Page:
MENTAL HEALTH

Former tennis professional details illness

2010-10-29T23:45:00Z 2010-10-31T19:38:16Z Former tennis professional details illnessCINDY UKEN Of The Gazette Staff The Billings Gazette
October 29, 2010 11:45 pm  • 

He was a man of two faces.

There was Cliff Richey, the No. 1-ranked professional tennis player in the United States in 1970 who won 45 tournament titles over a 26-year career. Then there was Cliff Richey who relied on valium to sleep, self-medicated with alcohol and placed black trash bags over the windows of his house so he could stay in bed all day and cry.

“I knew I’d feel good at 5 o’clock,” Richey said in an interview with The Billings Gazette. That was his witching hour, the time of day he found solace in a stiff drink. “I was out of sync with everything and everyone. Six or seven nights of the year I’d tie one on and not come out of the hotel.”

Richey, 63, is in Billings as a keynote speaker for the Montana State Conference on Mental Illness. He puts a face on the conference theme, “Recovery and Reform.” Richey, who said he is now in recovery, first went public with his clinical depression diagnosis in 1999 and has been a mental health advocate since.

Depression afflicts one in 20 Americans. He said he is “rabid” about advocacy and uses any “little platform” he can to advance the discussion about mental illness.

“I know two things,” Richey said. “I know tennis. I know depression.” As a tennis player, he was known as the original “Bad Boy” of tennis, before there was John McEnroe and Ilie Nastase. The temper tantrums and boorish behavior, he said, masked his internal struggle with a living nightmare: clinical depression.

As a mental health advocate, Richey, along with his daughter Hilaire Richey Kallendorf, has now written a book, “Acing Depression: A Tennis Champion’s Toughest Match.” Since its debut April 1, Richey has made 19 public appearances, including one in Washington, D.C. He uses the book, and his mental health advocacy talks, to help educate people about depression and provide them with hope of improving their lives. The book has also received acclaim and endorsements in the mental health community.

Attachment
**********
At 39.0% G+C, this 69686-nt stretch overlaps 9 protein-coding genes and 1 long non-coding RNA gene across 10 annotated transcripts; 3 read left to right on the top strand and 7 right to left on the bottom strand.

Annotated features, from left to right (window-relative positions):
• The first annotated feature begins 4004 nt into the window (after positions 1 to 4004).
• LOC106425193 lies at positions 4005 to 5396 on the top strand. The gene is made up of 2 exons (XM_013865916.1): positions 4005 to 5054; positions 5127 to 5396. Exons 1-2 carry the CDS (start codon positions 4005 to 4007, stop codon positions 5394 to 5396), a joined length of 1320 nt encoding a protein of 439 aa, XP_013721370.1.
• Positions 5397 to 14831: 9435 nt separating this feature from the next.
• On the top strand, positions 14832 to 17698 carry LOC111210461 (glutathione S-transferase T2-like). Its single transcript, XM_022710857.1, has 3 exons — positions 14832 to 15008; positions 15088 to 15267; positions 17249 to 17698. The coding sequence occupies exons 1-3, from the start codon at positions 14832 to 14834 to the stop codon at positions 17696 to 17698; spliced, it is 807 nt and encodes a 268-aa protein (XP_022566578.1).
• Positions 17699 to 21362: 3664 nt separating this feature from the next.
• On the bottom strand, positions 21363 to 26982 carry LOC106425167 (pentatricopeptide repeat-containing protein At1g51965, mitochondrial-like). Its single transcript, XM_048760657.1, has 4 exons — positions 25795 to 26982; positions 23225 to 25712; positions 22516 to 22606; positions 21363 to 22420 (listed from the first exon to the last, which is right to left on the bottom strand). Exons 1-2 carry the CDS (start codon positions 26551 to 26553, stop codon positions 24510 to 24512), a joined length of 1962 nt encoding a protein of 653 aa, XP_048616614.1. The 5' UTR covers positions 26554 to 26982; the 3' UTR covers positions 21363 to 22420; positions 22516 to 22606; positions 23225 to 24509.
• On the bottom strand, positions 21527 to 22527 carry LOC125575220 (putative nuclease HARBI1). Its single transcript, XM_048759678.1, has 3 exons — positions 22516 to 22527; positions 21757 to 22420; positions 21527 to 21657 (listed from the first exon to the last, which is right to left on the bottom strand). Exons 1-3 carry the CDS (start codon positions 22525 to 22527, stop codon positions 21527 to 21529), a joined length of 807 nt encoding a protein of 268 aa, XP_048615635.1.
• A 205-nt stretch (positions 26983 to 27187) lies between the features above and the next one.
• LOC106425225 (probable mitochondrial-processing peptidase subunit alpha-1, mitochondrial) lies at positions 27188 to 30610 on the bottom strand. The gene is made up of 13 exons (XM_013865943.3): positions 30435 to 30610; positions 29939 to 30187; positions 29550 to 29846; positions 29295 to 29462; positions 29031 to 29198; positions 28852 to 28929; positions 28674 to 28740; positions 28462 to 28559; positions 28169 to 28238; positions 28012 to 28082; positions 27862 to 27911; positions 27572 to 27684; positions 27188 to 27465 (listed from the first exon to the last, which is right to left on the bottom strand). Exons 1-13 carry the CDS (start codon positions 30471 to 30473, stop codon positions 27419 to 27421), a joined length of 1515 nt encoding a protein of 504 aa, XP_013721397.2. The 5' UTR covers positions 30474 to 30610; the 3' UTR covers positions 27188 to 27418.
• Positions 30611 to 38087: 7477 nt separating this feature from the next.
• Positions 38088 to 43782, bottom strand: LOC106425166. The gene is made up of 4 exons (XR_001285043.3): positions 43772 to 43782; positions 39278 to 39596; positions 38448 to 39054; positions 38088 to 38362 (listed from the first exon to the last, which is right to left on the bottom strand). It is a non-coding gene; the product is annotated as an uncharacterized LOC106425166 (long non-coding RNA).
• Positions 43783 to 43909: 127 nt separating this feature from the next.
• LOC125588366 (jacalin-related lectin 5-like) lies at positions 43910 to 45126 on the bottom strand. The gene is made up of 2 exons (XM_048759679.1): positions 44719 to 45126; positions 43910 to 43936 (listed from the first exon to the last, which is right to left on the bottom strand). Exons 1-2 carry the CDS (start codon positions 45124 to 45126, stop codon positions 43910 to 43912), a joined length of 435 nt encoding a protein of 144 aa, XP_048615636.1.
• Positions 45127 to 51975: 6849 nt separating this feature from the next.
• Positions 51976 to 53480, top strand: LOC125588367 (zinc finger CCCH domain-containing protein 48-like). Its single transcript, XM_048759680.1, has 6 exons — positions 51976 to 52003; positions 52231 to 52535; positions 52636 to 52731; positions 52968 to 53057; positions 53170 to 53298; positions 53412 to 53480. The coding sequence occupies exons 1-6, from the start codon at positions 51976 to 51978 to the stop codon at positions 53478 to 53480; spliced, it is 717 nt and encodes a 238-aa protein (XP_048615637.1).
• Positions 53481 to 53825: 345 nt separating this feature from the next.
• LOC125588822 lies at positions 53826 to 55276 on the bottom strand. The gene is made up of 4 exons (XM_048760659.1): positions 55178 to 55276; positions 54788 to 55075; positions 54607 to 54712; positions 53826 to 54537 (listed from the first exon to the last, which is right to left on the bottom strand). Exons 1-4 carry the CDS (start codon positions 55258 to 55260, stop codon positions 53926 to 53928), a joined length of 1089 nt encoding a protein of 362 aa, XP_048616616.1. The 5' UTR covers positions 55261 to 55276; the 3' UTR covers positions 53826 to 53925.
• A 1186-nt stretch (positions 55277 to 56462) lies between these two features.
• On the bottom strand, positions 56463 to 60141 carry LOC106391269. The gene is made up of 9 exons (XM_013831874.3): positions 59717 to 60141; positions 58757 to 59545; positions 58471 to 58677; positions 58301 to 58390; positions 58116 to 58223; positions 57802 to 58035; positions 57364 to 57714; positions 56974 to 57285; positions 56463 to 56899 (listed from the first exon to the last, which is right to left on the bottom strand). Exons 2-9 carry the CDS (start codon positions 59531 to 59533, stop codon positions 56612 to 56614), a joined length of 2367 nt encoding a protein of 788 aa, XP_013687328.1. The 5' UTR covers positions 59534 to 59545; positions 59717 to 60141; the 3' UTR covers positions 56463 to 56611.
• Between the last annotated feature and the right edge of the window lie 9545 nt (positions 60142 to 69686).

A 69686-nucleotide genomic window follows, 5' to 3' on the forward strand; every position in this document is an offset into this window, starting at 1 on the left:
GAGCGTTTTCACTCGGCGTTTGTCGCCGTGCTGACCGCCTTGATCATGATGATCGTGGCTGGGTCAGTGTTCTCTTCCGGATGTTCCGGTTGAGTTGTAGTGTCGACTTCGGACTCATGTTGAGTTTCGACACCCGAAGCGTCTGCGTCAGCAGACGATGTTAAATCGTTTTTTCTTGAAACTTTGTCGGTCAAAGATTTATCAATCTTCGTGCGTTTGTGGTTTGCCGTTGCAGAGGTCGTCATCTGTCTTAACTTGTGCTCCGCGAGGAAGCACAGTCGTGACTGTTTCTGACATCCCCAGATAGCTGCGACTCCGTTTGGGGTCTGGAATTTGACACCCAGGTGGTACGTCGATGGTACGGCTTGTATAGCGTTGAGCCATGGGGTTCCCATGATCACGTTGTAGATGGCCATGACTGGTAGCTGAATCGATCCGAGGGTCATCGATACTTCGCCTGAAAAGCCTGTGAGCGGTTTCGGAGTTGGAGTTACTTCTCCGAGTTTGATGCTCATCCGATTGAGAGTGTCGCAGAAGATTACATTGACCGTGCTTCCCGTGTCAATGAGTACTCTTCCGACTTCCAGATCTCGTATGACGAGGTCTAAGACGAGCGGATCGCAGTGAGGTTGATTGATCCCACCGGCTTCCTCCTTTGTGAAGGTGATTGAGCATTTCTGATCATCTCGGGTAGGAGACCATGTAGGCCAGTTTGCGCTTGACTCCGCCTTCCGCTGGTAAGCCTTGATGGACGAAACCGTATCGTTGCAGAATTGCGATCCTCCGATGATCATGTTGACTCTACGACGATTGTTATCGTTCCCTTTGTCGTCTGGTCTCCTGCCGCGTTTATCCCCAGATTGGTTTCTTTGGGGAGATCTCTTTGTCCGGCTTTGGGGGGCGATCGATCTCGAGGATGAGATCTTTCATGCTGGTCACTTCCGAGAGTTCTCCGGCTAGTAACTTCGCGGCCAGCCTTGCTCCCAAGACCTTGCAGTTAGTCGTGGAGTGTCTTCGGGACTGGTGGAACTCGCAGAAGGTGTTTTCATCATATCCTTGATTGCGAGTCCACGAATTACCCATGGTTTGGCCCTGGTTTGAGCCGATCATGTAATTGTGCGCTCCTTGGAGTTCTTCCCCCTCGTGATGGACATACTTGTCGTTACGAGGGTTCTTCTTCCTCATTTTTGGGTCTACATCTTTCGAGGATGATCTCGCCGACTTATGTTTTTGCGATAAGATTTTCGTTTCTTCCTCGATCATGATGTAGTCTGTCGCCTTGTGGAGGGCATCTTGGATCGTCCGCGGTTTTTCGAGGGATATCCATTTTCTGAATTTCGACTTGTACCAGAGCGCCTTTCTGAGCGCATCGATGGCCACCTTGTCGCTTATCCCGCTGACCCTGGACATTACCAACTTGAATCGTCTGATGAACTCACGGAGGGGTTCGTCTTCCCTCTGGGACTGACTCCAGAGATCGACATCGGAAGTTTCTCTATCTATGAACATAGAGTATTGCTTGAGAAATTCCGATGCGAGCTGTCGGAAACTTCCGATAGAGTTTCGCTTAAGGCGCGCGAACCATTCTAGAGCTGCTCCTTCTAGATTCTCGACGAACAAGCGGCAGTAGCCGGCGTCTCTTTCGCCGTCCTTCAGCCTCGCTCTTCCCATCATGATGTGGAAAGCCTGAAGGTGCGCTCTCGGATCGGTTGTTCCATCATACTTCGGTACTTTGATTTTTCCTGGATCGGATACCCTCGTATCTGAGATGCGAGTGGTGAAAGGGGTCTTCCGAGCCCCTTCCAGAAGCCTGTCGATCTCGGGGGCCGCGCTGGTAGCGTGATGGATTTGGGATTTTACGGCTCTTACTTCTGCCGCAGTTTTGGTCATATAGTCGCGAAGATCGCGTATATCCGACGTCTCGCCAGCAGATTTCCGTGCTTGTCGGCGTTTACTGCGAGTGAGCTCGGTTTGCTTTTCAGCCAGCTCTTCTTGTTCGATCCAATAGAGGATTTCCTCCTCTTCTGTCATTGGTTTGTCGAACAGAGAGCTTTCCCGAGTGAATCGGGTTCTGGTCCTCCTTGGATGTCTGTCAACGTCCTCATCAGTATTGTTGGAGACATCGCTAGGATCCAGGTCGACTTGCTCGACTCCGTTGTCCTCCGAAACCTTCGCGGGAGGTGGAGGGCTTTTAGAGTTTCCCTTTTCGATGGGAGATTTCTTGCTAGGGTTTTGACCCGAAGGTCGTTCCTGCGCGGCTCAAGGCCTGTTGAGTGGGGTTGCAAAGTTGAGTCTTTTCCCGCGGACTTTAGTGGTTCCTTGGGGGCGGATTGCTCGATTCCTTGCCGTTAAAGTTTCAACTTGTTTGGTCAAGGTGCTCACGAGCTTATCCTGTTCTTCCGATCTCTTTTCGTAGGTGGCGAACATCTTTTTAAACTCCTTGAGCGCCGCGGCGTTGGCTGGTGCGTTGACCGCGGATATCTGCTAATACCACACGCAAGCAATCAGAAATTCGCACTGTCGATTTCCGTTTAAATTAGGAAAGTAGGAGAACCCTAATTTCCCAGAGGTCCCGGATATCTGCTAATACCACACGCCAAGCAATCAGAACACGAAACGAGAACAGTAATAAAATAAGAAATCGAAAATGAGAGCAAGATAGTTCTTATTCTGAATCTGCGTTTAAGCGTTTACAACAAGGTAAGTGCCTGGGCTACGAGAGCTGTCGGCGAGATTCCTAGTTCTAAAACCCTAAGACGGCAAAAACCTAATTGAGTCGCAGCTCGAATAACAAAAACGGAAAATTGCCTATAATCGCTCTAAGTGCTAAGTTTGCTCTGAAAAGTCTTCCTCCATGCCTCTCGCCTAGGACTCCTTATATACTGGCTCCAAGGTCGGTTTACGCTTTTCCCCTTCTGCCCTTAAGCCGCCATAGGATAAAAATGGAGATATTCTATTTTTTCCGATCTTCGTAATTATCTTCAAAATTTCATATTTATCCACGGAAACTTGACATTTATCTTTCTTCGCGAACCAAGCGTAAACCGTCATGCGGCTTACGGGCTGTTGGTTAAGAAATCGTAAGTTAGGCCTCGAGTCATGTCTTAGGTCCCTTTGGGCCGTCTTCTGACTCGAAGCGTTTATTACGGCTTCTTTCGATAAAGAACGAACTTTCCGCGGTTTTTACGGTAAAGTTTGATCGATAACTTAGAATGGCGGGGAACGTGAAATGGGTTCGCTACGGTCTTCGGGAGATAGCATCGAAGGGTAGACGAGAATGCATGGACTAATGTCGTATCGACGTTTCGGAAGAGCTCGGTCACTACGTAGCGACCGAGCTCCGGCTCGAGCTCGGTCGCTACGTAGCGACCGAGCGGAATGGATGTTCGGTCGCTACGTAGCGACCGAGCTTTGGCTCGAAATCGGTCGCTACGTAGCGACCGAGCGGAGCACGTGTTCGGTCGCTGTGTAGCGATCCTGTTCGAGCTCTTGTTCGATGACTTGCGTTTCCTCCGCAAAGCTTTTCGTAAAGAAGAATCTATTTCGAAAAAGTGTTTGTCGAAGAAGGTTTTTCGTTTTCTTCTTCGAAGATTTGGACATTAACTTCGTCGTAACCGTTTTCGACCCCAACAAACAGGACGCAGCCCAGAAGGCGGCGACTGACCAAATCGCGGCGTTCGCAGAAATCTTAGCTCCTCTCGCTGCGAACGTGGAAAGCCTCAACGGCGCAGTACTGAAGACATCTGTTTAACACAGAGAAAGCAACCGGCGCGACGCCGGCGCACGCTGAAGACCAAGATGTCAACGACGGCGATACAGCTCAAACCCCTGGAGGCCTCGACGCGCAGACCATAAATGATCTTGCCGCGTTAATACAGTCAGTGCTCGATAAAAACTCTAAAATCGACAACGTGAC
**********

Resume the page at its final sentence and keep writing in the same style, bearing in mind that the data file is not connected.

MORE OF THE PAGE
Jimmy Connors, the five-time U.S. Open champion and a friend of Richey’s, penned the foreword for the book.

“What made Cliff Richey what he was on the tennis court has certainly carried over into this book,” Connor writes. “His story has taken a subject, depression — which has affected him personally — and put it out there for everyone to see. Depression has been a subject that no one really talks about. Few people even admit to having such a condition. But Cliff is not afraid to be bold and reveal what he has gone through and what it takes to get a handle on this disease.”

A friend of Richey’s has called the book a “love letter” to Richey’s ex-wife. The couple was married for 41 years. Richey said his depression was likely an “overload” for her. “I was taken by surprise and I did not want the divorce,” he said. “It is almost an unknown chapter of my life.”

At his sickest, Richey said he tried to get his hands on everything he could read, but materials were scarce. “I just wanted to read something, anything just to hear someone say to hang in there. I thought if I could write a book that would give people hope...”

Looking back, Richey said he likely suffered from depression in his early 20s but chalked it up to anxiety, stresses of the game, lost matches and competition. Between the ages of 26 and 31, Richey said his anxiety flared into bona fide depression.

“I knew there was something really wrong,” Richey said. He knew his career was coming to an end, which might have been a trigger event. During his worst depression in the 1990s, Richey was emotionally paralyzed. He couldn’t drive or sleep.

Through 10 years of recovery, with the aid of antidepressant medication, Richey said he began to feel well for the first time in his life. The fight is not over, he said, but he encourages those suffering from depression to never give up. “People need to know there is hope in recovery. It’s hard work but it’s doable.”

Contact Cindy Uken at cuken@billingsgazette.com or 657-1287.

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